Tuesday, 19 July 2011

Danger: Vicious Dog!

Prague is, without question, a doggy city. Its numerous parks offer plenty of green space in which happy hounds may be walked, and dogs acquire almost the status of citizens with their free rides on public transport (usually muzzled) and their entry into drinking houses, where they have a tendency to approach complete strangers with a pleading look in their eyes, especialy when there's a tasty piece of klobása in the offing.

They appear frequently in the literature: Josef Čapek was the creator of an immensely successful children's series about the adventures of a dog and a cat ('Pejsek a Kočička), and his brother Karel also discoursed on the animal, declaring 'If dogs could talk, perhaps we would find it as hard to get along with them as we do with people'. In a similar vein, Franz Kafka's 'Investigations of a Dog' ('Forschungen eines Hundes') invests its canine narrator with self-consciousness and the ability to consider some of the big human and philosophical questions. In the first part of Jaroslav Hašek's masterful 'The Good Soldier Švejk', the ever-willing recruit puts his dog collecting skills to great effect when he kidnaps a lady's pride and joy from a Vinohrady park and delivers it to Lieutenant Lukaš, only for the latter to walk his new prize straight into the path of madame's outraged husband, the Colonel.

Were I a dog-thief like Švejk, today's house-sign (from Vinohrady, Prague 10, close to the Čapeks' house) would certainly give me pause as I delved into my satchel for that tempting bit of liver.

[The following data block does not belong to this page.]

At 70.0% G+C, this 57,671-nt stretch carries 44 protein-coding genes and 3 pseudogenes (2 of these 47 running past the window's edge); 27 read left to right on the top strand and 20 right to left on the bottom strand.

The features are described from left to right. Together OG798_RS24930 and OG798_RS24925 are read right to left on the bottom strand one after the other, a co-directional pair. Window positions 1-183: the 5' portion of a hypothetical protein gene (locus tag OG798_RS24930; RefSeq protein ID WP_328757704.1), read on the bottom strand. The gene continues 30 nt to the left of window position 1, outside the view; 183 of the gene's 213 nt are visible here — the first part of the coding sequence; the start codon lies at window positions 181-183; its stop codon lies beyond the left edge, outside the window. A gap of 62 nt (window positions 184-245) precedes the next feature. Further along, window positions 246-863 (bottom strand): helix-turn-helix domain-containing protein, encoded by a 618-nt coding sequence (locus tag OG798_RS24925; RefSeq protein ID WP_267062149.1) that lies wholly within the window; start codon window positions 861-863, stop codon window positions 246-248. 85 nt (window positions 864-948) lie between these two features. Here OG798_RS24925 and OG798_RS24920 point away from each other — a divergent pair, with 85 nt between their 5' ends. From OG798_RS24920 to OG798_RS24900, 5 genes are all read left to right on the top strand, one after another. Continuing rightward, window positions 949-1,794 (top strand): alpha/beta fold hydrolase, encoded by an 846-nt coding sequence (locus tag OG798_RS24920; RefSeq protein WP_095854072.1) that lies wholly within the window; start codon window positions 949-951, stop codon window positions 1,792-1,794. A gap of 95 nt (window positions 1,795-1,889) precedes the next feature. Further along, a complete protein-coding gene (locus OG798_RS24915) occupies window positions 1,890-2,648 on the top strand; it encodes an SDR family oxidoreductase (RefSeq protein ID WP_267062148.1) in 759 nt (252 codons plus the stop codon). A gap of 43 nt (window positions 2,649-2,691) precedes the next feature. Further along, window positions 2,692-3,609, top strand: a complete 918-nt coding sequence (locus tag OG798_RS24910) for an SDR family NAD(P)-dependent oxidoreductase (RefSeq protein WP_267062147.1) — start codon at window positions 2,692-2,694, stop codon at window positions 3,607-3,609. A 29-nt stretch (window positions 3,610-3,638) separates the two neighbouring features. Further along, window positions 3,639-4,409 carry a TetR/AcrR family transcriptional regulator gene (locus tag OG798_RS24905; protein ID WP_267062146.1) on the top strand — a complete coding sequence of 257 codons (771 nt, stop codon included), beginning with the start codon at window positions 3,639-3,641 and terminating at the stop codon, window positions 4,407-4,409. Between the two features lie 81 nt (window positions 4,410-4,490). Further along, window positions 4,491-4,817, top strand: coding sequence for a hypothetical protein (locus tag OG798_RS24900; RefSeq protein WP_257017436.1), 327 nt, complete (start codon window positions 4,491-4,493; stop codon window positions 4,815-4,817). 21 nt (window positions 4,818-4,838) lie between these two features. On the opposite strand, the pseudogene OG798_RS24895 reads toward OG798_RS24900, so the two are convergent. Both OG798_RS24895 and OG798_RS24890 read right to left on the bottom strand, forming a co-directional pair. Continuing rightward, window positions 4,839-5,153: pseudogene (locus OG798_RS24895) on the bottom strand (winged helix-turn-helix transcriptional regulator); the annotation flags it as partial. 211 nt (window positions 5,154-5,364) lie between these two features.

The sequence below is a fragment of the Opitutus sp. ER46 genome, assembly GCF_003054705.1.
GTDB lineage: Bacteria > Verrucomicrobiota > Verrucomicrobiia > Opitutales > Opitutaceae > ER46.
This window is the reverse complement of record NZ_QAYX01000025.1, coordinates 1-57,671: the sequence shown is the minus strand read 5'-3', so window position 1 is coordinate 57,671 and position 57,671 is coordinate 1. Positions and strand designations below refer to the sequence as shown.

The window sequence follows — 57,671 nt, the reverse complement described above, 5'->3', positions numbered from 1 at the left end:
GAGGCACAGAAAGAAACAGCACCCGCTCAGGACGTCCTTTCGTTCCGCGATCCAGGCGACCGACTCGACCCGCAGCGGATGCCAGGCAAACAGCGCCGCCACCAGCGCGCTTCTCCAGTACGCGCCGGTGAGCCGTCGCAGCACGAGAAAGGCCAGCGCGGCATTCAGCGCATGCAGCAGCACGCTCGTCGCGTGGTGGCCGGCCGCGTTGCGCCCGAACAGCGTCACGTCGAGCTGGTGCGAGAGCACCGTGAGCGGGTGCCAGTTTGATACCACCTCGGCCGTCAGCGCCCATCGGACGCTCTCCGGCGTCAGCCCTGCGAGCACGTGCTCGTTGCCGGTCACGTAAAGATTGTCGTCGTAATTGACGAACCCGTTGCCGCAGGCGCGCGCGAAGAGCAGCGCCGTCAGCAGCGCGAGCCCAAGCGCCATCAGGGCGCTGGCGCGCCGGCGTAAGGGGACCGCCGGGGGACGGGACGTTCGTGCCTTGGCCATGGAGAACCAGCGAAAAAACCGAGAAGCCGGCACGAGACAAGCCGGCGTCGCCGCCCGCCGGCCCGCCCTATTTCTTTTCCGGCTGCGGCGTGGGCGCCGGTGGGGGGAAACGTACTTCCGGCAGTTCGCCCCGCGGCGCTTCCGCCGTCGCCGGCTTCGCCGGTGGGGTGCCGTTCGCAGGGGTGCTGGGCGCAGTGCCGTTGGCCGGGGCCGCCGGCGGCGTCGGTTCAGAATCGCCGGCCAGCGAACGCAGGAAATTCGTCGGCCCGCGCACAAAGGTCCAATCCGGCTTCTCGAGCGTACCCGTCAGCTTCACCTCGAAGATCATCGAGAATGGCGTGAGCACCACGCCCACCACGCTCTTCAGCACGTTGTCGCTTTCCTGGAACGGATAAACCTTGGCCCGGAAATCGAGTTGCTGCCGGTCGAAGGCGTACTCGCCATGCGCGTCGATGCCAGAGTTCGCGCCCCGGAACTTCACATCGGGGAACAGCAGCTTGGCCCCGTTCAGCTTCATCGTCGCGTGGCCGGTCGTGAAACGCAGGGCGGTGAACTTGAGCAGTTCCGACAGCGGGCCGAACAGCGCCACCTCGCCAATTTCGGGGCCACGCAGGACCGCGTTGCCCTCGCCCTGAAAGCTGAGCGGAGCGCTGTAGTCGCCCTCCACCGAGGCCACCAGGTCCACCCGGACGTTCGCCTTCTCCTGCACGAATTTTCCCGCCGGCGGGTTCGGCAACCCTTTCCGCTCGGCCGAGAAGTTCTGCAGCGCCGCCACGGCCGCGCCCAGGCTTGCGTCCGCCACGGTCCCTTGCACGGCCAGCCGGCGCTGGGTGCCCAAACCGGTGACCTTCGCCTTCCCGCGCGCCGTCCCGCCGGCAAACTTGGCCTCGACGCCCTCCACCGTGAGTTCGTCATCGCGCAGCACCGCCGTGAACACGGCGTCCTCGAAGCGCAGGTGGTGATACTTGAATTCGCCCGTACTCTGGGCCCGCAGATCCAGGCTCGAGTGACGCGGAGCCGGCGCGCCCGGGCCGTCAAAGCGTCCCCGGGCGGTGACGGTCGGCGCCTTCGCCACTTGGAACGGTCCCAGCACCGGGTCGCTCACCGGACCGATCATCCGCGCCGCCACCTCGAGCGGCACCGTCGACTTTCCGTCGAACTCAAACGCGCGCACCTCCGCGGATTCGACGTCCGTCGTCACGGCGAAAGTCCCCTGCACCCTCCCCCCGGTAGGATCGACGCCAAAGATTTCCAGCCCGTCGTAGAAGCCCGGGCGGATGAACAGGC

Wednesday, 13 July 2011

Lightning over Vršovice

One of the dangers of the electronic blog, as opposed to the old pen-and-ink version, is the possibility of having your laptop wiped out by a lightning strike just at the critical moment; and believe me, there were plenty of opportunities for that to happen for about an hour and a half this evening, when the mother of all storms paid a visit to Vršovice.

This picture was taken just before 10pm, when the last vestiges of the tempest were drifting away to the North. Now the sky is clear, the torrential downpour has magically been turned off, and all is calm again.
Sadly I cannot provide a recording of the thunder, which was easily as impressive as the lightning.

The storm had me scurrying for my extremely useful dictionary of idiomatic phrases, where I found, as I thought I might, 'jako bouře ve sklenici vody' - 'like a storm in a glass of water' (unsurprisingly, the 'teacup' means little to non-British peoples). By the way, Shakespeare's late romance 'The Tempest', is called, simply, 'Bouře'; it's a popular play with the Czechs, who have a penchant for putting on outdoor performances in the summertime at Prague Castle. Though not tonight, I hope.

Friday, 1 July 2011


The picture shows a typically decorative window in Vinohrady, Prague 2, near the square named after I.P. Pavlov, the celebrated Russian physiologist most famous for his experiments on 'conditioned reflexes' in dogs which paved the way for the science of behaviourism. Today 'I.P.P' is best known for its metro station, and as the place where tram drivers switch shifts.

In the nineteenth century the demand for housing in Prague led to an explosion of building in this area, which lies just to the east and south of Wenceslas Square. Fine neo-classical detailing such as this is not at all unusual as one looks up at the many imposing apartments surrounding the square.

The first of each month is 'theme day' at City Daily Photo, which collates photos from all over the world under a single website, and this seemed an appropriate way of celebrating July's topic, the colour green. Click here to view thumbnails for all participants

The photo is also a suitable cue for announcing my new blog, The Prague Vitruvius, which arose from a slightly obsessive plan to catalogue the thousands of architectural elements such as this that adorn the streets of the Czech capital. If you like Vršovice Photo Diary but would like to explore more of the city, why not pay a visit?